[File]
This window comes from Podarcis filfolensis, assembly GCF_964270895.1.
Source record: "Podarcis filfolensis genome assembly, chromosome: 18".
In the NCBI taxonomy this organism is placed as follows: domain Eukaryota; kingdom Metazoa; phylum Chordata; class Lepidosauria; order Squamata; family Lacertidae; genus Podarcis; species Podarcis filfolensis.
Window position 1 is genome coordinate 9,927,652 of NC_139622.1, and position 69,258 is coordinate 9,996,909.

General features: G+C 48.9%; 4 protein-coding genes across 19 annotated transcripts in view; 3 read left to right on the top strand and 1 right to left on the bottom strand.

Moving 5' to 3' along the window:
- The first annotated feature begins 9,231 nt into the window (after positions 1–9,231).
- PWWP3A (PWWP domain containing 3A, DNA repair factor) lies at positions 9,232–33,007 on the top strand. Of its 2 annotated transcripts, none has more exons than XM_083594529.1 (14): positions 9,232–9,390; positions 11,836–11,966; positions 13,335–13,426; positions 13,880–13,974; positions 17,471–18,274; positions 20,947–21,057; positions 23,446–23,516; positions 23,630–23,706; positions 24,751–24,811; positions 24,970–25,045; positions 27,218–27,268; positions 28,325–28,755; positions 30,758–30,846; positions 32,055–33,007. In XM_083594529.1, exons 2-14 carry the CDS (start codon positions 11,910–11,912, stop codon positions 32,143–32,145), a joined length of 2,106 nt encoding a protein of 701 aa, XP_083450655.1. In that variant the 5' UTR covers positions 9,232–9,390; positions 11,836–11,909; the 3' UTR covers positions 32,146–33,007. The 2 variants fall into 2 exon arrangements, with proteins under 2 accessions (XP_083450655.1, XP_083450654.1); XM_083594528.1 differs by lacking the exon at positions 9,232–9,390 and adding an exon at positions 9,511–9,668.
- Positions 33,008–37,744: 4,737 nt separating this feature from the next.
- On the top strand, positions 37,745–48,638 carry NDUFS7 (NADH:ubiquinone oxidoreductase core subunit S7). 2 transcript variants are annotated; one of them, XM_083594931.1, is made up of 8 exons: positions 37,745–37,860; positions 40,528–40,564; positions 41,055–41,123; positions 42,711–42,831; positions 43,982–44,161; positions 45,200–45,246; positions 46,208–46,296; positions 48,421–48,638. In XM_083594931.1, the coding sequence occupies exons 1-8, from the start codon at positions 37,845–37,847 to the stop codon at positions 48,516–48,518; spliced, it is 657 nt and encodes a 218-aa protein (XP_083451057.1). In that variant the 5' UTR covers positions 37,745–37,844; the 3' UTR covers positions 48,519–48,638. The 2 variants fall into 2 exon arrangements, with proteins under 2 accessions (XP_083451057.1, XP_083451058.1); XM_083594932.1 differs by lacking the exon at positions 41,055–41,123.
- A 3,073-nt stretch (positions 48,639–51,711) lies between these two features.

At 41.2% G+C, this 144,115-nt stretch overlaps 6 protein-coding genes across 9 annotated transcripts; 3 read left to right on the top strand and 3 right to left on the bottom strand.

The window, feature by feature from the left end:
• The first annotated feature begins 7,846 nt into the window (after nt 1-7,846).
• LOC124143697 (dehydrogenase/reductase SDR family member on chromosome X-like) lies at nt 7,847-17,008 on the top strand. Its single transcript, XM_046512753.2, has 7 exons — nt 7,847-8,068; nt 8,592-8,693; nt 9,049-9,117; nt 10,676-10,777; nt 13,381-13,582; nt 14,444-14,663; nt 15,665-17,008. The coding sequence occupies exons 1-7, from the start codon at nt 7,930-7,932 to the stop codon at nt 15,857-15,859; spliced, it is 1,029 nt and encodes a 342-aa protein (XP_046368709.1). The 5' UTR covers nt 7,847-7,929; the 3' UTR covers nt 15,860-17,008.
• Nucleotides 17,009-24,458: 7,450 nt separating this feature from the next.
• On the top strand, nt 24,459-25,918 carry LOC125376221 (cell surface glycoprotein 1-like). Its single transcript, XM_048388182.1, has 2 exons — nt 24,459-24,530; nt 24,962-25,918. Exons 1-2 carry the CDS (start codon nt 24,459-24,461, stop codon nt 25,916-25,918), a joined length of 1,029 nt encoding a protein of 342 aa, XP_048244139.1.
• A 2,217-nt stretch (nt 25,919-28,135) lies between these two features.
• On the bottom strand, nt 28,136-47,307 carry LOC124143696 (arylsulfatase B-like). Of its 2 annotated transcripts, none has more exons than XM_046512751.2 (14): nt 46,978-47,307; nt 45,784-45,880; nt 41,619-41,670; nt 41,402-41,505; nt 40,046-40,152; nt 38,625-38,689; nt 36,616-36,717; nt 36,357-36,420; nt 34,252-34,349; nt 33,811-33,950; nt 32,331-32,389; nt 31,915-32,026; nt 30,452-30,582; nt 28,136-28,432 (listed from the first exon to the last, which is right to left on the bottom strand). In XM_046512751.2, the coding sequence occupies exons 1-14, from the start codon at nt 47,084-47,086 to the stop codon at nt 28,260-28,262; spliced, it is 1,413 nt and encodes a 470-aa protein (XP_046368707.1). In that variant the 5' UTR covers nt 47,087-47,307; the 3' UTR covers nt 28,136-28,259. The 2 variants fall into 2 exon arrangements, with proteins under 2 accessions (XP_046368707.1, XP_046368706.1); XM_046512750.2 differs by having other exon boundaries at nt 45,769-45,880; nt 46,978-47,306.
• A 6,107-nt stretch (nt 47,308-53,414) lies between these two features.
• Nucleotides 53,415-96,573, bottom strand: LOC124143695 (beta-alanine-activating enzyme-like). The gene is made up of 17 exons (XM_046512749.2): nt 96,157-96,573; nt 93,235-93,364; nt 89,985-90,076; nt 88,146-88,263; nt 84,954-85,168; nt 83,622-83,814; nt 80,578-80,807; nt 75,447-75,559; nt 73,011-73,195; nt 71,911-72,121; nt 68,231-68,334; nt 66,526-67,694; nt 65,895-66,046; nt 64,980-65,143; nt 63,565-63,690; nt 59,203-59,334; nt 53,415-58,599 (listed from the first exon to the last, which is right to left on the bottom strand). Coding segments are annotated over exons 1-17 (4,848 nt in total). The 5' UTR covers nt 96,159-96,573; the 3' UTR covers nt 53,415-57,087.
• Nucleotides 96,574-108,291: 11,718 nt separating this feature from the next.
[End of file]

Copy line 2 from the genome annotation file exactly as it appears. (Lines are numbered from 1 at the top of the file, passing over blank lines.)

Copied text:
Source record: "Podarcis filfolensis genome assembly, chromosome: 18".